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RehabMeasures Instrument

Five Times Sit to Stand Test

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Purpose

The five times sit to stand measure of functional lower limb muscle strength that may also be useful in quantifying functional change of transitional movements.

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Instrument Details

Acronym FTSTS or 5xSTS

Area of Assessment

Functional Mobility
Strength

Assessment Type

Performance Measure

Administration Mode

Paper & Pencil

Cost

Free

Diagnosis/Conditions

  • Cerebral Palsy
  • Parkinson's Disease + Neurologic Rehabilitation
  • Stroke Recovery
  • Vestibular Disorders

Key Descriptions

  • Test Administration:
    1) Patient sits with arms folded across chest and with their back against the chair. With patients who have had a stroke, it is permissible to have the impaired arm at the side or in a sling
    2) Use a standard chair with arms (keep testing chair consistent for each retest). Chair heights recorded in literature vary, generally 43-45 cm
    3) Ensure that the chair is not secured (i.e. against the wall or mat)
    4) Patient Instructions: "I want you to stand up and sit down 5 times as quickly as you can when I say 'Go'."
    5) Timing begins at "Go" and ends when the buttocks touches the chair after the 5th repetition.
    6) Provide one practice trial before measurements are recorded.
    7) Inability to complete five repetitions without assistance or use of upper extremity support indicates failure of test. (Any modifications should be documented)
    8) Document speed and assist level (CGA, supervision, Mod I, or I) in the PT Standing Balance Section
  • Instruct patient to stand fully between repetitions of the test and not to touch the back of the chair during each repetition.
  • It is OK if the patient does touch the back of the chair, but it is not recommended.
  • Try NOT to talk to the patient during the test (may decrease patient’s speed).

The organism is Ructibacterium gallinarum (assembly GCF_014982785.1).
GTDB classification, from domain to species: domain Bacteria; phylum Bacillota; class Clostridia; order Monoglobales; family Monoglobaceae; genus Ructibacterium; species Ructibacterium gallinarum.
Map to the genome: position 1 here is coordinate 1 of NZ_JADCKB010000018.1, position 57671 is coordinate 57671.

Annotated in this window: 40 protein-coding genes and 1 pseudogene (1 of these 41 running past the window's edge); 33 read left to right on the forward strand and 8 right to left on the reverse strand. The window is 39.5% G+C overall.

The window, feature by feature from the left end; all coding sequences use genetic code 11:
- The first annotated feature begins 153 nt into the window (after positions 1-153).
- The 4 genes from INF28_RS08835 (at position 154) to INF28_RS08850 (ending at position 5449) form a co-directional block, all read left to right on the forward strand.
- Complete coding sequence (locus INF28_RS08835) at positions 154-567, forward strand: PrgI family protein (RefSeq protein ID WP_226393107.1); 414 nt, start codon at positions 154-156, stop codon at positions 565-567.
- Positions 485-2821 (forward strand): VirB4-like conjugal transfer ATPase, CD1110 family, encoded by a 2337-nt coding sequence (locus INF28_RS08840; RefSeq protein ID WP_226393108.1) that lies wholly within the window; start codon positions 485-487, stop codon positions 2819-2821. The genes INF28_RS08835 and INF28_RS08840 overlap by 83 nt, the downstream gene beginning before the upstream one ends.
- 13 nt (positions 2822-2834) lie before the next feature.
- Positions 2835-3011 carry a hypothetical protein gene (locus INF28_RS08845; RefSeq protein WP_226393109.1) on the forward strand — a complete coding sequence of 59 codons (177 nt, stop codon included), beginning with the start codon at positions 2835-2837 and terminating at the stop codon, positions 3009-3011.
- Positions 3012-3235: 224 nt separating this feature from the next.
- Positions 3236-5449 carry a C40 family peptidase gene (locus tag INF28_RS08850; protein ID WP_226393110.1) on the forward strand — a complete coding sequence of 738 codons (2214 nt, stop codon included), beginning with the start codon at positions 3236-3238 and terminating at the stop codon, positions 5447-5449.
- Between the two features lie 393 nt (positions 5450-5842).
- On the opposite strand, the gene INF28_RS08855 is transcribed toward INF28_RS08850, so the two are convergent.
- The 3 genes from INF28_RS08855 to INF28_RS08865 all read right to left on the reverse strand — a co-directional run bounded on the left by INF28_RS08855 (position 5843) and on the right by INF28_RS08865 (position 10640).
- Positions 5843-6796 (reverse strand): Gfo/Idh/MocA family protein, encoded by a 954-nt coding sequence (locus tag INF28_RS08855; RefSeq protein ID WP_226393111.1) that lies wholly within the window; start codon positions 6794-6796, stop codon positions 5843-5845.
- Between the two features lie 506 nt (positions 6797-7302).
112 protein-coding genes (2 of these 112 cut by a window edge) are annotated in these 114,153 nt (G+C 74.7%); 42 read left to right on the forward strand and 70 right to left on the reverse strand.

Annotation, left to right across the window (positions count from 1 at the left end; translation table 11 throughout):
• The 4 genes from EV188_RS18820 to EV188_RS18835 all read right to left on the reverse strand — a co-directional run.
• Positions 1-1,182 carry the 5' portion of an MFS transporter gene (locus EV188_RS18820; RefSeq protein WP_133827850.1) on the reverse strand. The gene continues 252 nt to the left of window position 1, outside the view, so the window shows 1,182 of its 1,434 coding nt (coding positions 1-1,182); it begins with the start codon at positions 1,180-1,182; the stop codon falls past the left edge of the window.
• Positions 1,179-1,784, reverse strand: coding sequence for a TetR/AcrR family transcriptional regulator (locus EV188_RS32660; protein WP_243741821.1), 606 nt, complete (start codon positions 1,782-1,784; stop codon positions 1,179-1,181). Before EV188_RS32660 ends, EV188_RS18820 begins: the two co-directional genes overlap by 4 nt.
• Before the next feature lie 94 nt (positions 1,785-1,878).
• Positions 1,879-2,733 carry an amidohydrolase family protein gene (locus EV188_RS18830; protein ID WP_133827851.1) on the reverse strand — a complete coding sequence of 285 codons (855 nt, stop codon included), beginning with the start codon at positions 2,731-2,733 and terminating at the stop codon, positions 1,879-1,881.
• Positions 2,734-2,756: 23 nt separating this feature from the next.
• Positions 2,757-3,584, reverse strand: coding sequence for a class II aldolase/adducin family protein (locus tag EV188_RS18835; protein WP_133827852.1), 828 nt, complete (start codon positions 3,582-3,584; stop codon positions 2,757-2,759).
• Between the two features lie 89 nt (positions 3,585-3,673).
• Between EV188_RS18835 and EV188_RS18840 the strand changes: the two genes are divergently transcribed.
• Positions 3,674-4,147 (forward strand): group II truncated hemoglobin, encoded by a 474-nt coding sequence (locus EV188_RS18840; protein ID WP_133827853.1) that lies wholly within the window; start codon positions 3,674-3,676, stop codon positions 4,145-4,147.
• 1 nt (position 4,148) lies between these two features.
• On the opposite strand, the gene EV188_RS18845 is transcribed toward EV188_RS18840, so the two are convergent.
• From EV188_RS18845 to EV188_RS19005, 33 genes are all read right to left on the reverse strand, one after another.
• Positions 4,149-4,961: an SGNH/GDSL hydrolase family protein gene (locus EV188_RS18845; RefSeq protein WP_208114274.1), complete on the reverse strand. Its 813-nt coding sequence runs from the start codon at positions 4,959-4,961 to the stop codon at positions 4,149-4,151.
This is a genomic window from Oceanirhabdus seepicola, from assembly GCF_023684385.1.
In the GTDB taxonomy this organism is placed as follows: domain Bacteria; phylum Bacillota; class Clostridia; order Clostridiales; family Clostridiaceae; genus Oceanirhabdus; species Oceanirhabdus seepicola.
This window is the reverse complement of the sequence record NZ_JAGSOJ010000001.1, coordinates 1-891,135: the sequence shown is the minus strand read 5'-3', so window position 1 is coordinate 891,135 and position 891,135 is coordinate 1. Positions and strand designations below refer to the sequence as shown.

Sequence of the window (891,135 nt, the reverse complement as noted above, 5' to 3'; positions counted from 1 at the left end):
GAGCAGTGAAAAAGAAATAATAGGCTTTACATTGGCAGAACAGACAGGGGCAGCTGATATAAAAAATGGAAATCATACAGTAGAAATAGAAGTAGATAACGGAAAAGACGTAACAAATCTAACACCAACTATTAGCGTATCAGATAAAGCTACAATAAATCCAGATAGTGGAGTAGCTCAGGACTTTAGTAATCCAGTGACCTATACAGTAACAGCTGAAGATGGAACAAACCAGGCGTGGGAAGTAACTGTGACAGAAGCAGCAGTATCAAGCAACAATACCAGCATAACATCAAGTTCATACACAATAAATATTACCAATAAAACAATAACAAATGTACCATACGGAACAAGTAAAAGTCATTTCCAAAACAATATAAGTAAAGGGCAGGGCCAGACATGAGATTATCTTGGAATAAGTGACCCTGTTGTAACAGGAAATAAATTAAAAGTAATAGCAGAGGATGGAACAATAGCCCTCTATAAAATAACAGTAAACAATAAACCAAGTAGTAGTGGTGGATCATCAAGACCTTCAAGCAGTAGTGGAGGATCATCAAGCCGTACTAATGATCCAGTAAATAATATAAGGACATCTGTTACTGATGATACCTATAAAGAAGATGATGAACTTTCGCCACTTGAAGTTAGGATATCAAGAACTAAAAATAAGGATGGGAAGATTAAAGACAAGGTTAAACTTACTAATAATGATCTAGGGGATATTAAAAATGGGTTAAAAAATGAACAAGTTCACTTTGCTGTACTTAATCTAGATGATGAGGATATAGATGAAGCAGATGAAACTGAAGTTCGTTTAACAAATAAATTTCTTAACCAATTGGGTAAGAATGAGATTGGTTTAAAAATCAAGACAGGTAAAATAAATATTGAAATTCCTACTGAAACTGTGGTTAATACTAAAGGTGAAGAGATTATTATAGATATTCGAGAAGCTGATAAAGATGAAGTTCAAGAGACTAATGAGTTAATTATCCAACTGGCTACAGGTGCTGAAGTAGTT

• If you are concerned that the patient may fatigue with a practice trial, it is OK to demonstrate to the patient and have the patient do two repetitions to ensure they understand the instructions.

Number of Items

1

Equipment Required

  • Standard chair (43-45 cm height)
  • Stopwatch

Time to Administer

Less than 5 minutes

Depends on the number of trials

Required Training

No Training

Age Ranges

Adult

18 - 64

years

Elderly Adult

65 +

years

Instrument Reviewers

Initially reviewed by Susan Deems-Dluhy, PT, NCS in 2010; Updated with references from the Parkinson's Disease and Cerebral Palsy populations by Yamit Saadia-Redleaf, SPT and Julian Scheff, SPT in 11/2012; Updated by Alicia Esposito, PT, NCS and the PD EDGE task force of the Neurology Section of the APTA in 2013.Reviewed and updated by Karen Lambert, PT, MPT, NCS and Linda Horn, PT, DscPT, MHS, NCS and the Vestibular EDGE task force of the Neurology Section of the APTA 6/2013.

Body Part

Lower Extremity

ICF Domain

Activity

Measurement Domain

Motor

Professional Association Recommendation

Recommendations for use of the instrument from the Neurology Section of the American Physical Therapy Association’s Multiple Sclerosis Taskforce (MSEDGE), Parkinson’s Taskforce (PD EDGE), Spinal Cord Injury Taskforce (PD EDGE), Stroke Taskforce (StrokEDGE), Traumatic Brain Injury Taskforce (TBI EDGE), and Vestibular Taskforce (Vestibular EDGE) are listed below. These recommendations were developed by a panel of research and clinical experts using a modified Delphi process.

For detailed information about how recommendations were made, please visit:  http://www.neuropt.org/go/healthcare-professionals/neurology-section-outcome-measures-recommendations

Abbreviations:

 

HR

Highly Recommend

R

Recommend

LS / UR

Reasonable to use, but limited study in target group  / Unable to Recommend

NR

Not Recommended

Recommendations for use based on acuity level of the patient:

 

Acute

(CVA < 2 months post)

(SCI < 1 month post)

(Vestibular < 6 weeks post)

Subacute

(CVA 2 to 6 months)

(SCI 3 to 6 months)

Chronic

(> 6 months)

(Vestibular > 6 weeks weeks post)

SCI EDGE

 

 

 

StrokEDGE

R

R

R

Vestibular EDGE

LS

LS

LS

Recommendations Based on Parkinson Disease Hoehn and Yahr stage:

 

I

II

III

IV

V

PD EDGE

HR

HR

HR

HR

NR

Recommendations based on level of care in which the assessment is taken:

 

Acute Care

Inpatient Rehabilitation

Skilled Nursing Facility

Outpatient

Rehabilitation

Home Health

MS EDGE

UR

UR

UR

UR

UR

StrokEDGE

R

R

R

R

R

Recommendations based on EDSS Classification:

 

EDSS 0.0 – 3.5

EDSS 4.0 – 5.5

EDSS 6.0 – 7.5

EDSS 8.0 – 9.5

MS EDGE

UR

UR

UR

NR

Recommendations based on vestibular diagnosis

 

Peripheral

Central